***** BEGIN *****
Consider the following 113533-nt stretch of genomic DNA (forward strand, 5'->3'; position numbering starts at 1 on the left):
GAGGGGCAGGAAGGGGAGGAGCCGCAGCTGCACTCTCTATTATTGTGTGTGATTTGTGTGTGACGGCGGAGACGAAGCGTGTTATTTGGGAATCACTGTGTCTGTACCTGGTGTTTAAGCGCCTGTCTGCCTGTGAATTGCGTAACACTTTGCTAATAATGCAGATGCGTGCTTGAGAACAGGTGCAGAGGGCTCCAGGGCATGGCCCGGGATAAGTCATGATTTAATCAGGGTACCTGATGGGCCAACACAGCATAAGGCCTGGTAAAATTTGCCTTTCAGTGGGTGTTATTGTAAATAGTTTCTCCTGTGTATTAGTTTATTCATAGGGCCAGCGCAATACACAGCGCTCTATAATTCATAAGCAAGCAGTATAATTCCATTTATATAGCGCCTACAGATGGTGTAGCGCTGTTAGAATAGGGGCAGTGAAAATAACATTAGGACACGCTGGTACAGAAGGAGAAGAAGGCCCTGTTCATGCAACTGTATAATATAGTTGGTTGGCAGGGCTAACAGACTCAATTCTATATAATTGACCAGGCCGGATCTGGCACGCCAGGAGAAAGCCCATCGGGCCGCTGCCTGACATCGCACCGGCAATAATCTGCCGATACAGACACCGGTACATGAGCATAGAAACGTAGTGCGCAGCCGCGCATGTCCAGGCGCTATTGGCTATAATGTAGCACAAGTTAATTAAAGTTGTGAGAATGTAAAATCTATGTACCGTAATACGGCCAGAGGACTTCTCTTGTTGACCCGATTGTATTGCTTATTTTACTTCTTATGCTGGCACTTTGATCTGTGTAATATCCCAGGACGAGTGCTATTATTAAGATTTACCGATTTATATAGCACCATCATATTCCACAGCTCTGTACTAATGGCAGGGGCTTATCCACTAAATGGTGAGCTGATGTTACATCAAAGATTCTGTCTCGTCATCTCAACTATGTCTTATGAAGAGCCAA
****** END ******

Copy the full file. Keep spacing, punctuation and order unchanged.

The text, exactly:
Consider the following 113533-nt stretch of genomic DNA (forward strand, 5'->3'; position numbering starts at 1 on the left):
GAGGGGCAGGAAGGGGAGGAGCCGCAGCTGCACTCTCTATTATTGTGTGTGATTTGTGTGTGACGGCGGAGACGAAGCGTGTTATTTGGGAATCACTGTGTCTGTACCTGGTGTTTAAGCGCCTGTCTGCCTGTGAATTGCGTAACACTTTGCTAATAATGCAGATGCGTGCTTGAGAACAGGTGCAGAGGGCTCCAGGGCATGGCCCGGGATAAGTCATGATTTAATCAGGGTACCTGATGGGCCAACACAGCATAAGGCCTGGTAAAATTTGCCTTTCAGTGGGTGTTATTGTAAATAGTTTCTCCTGTGTATTAGTTTATTCATAGGGCCAGCGCAATACACAGCGCTCTATAATTCATAAGCAAGCAGTATAATTCCATTTATATAGCGCCTACAGATGGTGTAGCGCTGTTAGAATAGGGGCAGTGAAAATAACATTAGGACACGCTGGTACAGAAGGAGAAGAAGGCCCTGTTCATGCAACTGTATAATATAGTTGGTTGGCAGGGCTAACAGACTCAATTCTATATAATTGACCAGGCCGGATCTGGCACGCCAGGAGAAAGCCCATCGGGCCGCTGCCTGACATCGCACCGGCAATAATCTGCCGATACAGACACCGGTACATGAGCATAGAAACGTAGTGCGCAGCCGCGCATGTCCAGGCGCTATTGGCTATAATGTAGCACAAGTTAATTAAAGTTGTGAGAATGTAAAATCTATGTACCGTAATACGGCCAGAGGACTTCTCTTGTTGACCCGATTGTATTGCTTATTTTACTTCTTATGCTGGCACTTTGATCTGTGTAATATCCCAGGACGAGTGCTATTATTAAGATTTACCGATTTATATAGCACCATCATATTCCACAGCTCTGTACTAATGGCAGGGGCTTATCCACTAAATGGTGAGCTGATGTTACATCAAAGATTCTGTCTCGTCATCTCAACTATGTCTTATGAAGAGCCAA